John Meese 13:33
Interesting so what does that look like?

Sean Harper 13:36
We basically asked you to take photos of the damage, okay. And, you know, in that in that way, we can avoid sending somebody out and we you know, we have somebody you know, in an office or I mean, while at home, really go through the information, you know, almost like, like using FaceTime or Skype. You know, we have an app where you we asked you and we can even take like measurements and stuff from these, which is pretty neat. You know, if I need to figure out like, oh, there was a water leak in the section of your wall needs to be replaced, let's, you know, take a photo of it, and then we can actually sort of measure it and adjust that. So we're getting the actual dimensions of the part of the wall that that needs to be replaced. So we've invested a lot in that and, and that's one of those things that like, that's actually useful, even when we're not in COVID. It's worth it. So that's, that's, uh, you know, it's good. We should have done that before. We just never were pressurd in that way.

John Meese 14:40
Yeah. You never pressured the same way. Does that lead to some cost savings in your site, even though you have to invest in the software to do it?

Sean Harper 14:46
Yeah, I think it's cost savings, and it's also better for the customer. You know, they get their claims adjusted faster.

John Meese 14:51
That's true and I don't wait for somebody.

Sean Harper 14:54
They don't wait for somebody. Absolutely. Yeah.

John Meese 14:56
Yeah. Well, what about opportunity wise? I mean, is there anything you're doing right now? To pursue I mean, that's an example of sort of like an internal system. But I mean, I'm just thinking also on the external growth side. You guys do exclusively offer home insurance?

Sean Harper 15:11
Yes. Yeah, we do, like homes and condos and manufactured homes, but they're all like structures. We don't do, right, you know, auto insurance or anything like,

John Meese 15:20
Okay, cool. I'm just curious, because I know, like I saw, I saw one graph that showed that when COVID-19 hit life insurance, like new life insurance policy Shut up, like 300% because suddenly people were faced with their mortality. I guess they were suddenly, I mean, that's my theory as to why but um, but so your industry and your business, how are you pivoting to pursue opportunity is Are there new things you're doing to pursue new customers or offer new products that you would that you would have otherwise?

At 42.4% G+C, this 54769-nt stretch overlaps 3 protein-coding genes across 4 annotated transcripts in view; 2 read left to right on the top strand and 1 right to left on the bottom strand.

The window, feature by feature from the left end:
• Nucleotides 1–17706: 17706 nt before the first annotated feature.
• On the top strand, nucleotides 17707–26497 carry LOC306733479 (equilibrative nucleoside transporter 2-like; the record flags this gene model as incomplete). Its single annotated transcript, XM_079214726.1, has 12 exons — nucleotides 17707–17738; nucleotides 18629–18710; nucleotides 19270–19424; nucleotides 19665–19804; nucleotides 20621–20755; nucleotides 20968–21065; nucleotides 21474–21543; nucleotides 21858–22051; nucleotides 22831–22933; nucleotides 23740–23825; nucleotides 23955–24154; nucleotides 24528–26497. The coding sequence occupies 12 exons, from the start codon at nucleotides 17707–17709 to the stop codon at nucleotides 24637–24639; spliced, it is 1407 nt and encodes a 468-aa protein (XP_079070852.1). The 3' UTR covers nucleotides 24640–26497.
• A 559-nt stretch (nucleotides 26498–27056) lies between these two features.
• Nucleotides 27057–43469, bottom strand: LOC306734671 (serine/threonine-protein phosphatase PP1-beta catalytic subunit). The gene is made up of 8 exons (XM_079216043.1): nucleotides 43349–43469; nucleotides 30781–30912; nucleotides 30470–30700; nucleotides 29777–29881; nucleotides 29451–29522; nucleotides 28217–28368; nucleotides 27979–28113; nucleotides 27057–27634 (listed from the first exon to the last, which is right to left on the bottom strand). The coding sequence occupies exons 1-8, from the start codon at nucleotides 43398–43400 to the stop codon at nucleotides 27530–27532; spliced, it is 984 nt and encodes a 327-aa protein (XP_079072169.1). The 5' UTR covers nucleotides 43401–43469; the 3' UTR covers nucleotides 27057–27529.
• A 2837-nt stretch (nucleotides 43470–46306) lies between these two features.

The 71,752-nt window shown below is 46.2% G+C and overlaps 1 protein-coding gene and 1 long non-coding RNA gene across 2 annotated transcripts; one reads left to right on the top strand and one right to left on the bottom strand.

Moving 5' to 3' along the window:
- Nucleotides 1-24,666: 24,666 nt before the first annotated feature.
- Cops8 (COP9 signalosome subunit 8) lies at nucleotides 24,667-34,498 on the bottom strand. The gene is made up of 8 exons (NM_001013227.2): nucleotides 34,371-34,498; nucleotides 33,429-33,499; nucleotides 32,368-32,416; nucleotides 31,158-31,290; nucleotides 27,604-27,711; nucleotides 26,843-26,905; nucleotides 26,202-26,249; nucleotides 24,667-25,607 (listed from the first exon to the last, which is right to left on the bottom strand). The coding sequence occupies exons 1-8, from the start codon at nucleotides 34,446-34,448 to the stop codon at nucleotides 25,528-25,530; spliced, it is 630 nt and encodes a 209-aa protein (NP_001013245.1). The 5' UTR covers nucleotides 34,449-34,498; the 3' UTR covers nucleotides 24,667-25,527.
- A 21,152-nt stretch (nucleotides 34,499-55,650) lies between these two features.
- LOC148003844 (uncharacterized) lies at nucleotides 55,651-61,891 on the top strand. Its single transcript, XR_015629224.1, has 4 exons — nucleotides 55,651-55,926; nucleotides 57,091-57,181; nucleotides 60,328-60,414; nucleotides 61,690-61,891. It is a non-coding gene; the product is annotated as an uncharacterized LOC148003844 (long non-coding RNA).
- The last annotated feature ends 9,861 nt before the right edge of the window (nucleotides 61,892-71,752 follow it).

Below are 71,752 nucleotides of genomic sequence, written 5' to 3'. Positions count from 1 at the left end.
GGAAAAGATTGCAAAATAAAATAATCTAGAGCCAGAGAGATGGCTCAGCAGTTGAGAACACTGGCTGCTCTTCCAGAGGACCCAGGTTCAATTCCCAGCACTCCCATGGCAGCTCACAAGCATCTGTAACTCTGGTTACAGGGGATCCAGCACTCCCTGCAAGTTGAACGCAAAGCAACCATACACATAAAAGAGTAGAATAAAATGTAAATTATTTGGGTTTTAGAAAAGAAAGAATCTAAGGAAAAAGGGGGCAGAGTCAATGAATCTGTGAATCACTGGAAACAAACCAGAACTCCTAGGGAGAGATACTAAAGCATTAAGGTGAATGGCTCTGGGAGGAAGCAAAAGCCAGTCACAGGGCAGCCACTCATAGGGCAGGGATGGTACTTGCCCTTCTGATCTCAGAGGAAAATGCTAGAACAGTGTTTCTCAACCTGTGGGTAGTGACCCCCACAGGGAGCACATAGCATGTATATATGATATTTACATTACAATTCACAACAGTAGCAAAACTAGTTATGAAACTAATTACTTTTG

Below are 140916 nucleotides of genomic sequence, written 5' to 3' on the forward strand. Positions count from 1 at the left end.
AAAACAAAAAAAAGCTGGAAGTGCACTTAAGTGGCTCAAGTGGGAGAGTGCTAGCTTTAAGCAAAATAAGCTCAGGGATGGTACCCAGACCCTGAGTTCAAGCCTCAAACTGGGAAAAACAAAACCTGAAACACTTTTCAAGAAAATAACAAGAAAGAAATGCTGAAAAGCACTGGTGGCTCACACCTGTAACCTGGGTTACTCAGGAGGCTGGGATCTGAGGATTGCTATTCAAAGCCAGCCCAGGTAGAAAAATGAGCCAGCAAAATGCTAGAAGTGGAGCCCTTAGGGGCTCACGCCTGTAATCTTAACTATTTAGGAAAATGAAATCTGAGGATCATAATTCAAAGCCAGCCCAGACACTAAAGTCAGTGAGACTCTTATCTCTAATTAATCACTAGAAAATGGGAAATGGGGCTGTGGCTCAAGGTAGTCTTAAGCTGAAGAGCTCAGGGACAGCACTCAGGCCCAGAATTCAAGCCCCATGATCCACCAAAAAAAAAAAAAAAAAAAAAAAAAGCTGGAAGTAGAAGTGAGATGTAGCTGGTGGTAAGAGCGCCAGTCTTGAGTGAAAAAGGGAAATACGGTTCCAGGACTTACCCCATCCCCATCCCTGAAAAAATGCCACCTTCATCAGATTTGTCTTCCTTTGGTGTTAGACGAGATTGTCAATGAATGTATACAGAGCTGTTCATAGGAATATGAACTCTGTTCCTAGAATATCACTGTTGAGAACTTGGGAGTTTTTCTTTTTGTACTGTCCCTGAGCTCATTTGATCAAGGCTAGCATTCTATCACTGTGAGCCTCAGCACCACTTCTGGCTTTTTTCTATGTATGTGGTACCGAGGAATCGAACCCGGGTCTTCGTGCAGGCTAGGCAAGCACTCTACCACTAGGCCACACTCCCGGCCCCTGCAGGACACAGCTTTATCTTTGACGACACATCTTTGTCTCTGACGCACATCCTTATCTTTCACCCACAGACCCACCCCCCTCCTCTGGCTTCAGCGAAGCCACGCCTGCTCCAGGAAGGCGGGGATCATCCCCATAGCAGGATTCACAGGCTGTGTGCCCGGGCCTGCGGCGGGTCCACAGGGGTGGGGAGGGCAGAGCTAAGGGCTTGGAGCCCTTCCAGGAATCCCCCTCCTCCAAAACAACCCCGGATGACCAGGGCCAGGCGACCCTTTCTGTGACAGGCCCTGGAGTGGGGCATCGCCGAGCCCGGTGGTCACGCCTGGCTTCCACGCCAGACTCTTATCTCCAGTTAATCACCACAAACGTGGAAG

Sean Harper 15:44
Not really, you know, the product that we sell is just, you know, will provide coverage for your home. The way that we write that has changed, you know, the claims example is is one. You know it's become even more of a virtual product. You know, we're and we're thinking through things like, you know what happens when a hurricane happens? It's gonna be completely different. Yeah, you know what you're supposed to do, because it used to be that you would evacuate and go to a shelter. You don't want to do that these days. You know, there may be in some cases you do, maybe in some cases, the risk of the hurricane is sufficient that that you do want to go to a shelter, you know, you put we're weighing risk in a very different way than we were before because now there's a risk of being or other people that we didn't have before.

John Meese 16:37
That's interesting. So how does that relate to like, what's your primary, like marketing and growth channel? for your business? Has that changed?

Sean Harper 16:44
Not really, um, you know, we've been taking, we're taking some Yeah, we just advertise online. Really? And, you know, the, and offline, we do direct mail. We do some television, radio. You know, one one thing. That's great an opportunity for us is as other advertisers that have more cyclical products, our advertising, really, you know, yeah. A lot of consumer goods companies know travel companies are advertising right now it creates some, you know, opportunities for us to buy traffic at low costs and get our word out to get our message out to other customers.

John Meese 17:21
What about the infrastructure and the inside of your company, like in terms of Has anything changed based on how you approach your own financial strategy? In other words, like how much cash you keep on hand, or how you how you authorize expenses? I mean, has that changed because of the economic crisis? I mean, because obviously, it's not just a health crisis we're talking about,

Sean Harper 17:38
It is definitely an economic crisis. You know, one thing that we did that we'll see if it turns out to be a good strategy or not, but when, when this started, we went and raised more capital immediately